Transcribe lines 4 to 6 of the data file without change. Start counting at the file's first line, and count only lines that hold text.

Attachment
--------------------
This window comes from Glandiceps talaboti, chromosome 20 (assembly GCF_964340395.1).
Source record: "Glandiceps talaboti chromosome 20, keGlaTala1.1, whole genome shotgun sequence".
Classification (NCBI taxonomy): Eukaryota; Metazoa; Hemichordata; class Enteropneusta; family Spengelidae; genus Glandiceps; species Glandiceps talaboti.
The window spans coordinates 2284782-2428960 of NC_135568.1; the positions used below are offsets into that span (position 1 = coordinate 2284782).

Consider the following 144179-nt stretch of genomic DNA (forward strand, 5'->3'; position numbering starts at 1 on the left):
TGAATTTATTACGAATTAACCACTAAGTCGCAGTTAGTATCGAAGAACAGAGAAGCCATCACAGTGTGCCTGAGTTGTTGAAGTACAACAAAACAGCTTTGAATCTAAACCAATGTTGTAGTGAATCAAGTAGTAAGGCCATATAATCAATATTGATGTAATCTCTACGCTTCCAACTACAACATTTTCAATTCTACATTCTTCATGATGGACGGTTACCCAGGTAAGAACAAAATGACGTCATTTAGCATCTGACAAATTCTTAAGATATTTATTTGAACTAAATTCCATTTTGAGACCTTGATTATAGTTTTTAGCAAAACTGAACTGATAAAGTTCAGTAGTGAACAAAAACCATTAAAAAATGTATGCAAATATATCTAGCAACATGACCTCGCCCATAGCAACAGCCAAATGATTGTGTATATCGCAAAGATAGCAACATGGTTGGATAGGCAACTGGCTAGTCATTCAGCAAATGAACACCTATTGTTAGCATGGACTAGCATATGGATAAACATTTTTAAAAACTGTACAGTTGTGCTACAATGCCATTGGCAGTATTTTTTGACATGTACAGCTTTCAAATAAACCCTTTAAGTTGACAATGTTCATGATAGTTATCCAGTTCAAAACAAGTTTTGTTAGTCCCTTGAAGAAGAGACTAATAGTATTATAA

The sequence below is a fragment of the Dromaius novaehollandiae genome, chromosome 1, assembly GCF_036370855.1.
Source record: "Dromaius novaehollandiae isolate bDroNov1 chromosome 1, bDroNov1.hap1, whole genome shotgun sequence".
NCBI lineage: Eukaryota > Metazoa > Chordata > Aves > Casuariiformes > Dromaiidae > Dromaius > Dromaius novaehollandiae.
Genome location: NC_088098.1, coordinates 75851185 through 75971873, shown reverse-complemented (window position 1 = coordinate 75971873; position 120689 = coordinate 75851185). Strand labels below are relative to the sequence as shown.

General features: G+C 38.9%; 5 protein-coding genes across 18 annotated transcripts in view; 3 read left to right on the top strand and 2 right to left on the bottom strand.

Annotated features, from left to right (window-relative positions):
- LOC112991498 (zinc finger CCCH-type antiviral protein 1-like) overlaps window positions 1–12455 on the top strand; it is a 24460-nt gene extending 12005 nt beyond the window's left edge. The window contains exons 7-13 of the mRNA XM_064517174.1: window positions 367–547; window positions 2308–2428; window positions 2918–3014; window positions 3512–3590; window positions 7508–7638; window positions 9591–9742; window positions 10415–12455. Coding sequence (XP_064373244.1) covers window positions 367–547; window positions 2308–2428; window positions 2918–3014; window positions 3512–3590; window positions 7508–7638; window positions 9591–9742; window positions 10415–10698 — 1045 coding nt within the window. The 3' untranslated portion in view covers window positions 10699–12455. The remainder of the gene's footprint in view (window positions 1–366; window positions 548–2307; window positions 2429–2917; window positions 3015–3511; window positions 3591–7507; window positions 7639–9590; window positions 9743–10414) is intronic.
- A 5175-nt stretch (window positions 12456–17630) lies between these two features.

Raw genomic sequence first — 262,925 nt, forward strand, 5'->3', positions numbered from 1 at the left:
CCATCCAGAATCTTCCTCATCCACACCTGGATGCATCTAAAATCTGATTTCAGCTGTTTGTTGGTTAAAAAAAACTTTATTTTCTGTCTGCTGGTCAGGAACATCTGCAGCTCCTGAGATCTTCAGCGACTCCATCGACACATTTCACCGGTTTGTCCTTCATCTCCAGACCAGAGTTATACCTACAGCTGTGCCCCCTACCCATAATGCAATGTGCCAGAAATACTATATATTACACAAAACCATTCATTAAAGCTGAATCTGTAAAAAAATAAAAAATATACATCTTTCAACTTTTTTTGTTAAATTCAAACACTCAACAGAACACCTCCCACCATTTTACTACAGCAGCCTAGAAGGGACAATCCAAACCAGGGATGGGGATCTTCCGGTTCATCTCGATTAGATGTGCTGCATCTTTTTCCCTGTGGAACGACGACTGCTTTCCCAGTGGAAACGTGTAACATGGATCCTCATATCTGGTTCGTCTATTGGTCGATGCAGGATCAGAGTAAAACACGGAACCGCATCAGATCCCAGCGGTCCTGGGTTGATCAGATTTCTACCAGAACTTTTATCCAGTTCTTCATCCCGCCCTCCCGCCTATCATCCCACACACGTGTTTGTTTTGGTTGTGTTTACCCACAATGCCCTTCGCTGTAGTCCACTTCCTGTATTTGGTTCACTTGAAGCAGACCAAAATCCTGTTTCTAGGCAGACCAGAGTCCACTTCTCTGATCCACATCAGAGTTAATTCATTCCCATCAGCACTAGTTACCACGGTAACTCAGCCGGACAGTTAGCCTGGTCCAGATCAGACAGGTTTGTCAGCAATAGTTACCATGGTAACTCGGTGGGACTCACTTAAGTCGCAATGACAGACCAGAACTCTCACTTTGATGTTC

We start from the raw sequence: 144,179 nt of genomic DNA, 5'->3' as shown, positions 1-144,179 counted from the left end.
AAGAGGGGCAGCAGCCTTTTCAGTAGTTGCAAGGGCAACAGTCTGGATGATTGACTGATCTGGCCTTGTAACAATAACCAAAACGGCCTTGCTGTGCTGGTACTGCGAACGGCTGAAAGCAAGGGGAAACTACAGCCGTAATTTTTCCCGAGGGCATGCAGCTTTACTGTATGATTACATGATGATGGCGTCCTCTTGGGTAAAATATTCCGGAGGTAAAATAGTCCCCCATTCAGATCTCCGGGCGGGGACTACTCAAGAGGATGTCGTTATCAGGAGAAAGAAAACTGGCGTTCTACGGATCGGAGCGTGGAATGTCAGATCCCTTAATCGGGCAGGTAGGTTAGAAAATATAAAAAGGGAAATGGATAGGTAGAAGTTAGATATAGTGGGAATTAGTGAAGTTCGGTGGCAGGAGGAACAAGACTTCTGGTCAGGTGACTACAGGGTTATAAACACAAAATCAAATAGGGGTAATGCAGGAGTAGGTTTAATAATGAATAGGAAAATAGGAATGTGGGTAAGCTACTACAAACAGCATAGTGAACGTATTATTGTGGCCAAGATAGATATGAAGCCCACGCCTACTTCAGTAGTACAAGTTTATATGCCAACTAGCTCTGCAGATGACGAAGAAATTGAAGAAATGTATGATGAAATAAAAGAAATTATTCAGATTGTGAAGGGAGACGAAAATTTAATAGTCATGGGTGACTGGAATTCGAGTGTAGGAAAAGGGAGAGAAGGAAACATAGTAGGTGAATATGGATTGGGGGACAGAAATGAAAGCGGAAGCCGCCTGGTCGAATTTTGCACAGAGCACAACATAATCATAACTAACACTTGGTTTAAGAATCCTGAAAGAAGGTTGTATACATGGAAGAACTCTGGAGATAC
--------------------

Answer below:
The window spans coordinates 2284782-2428960 of NC_135568.1; the positions used below are offsets into that span (position 1 = coordinate 2284782).

Consider the following 144179-nt stretch of genomic DNA (forward strand, 5'->3'; position numbering starts at 1 on the left):
TGAATTTATTACGAATTAACCACTAAGTCGCAGTTAGTATCGAAGAACAGAGAAGCCATCACAGTGTGCCTGAGTTGTTGAAGTACAACAAAACAGCTTTGAATCTAAACCAATGTTGTAGTGAATCAAGTAGTAAGGCCATATAATCAATATTGATGTAATCTCTACGCTTCCAACTACAACATTTTCAATTCTACATTCTTCATGATGGACGGTTACCCAGGTAAGAACAAAATGACGTCATTTAGCATCTGACAAATTCTTAAGATATTTATTTGAACTAAATTCCATTTTGAGACCTTGATTATAGTTTTTAGCAAAACTGAACTGATAAAGTTCAGTAGTGAACAAAAACCATTAAAAAATGTATGCAAATATATCTAGCAACATGACCTCGCCCATAGCAACAGCCAAATGATTGTGTATATCGCAAAGATAGCAACATGGTTGGATAGGCAACTGGCTAGTCATTCAGCAAATGAACACCTATTGTTAGCATGGACTAGCATATGGATAAACATTTTTAAAAACTGTACAGTTGTGCTACAATGCCATTGGCAGTATTTTTTGACATGTACAGCTTTCAAATAAACCCTTTAAGTTGACAATGTTCATGATAGTTATCCAGTTCAAAACAAGTTTTGTTAGTCCCTTGAAGAAGAGACTAATAGTATTATAA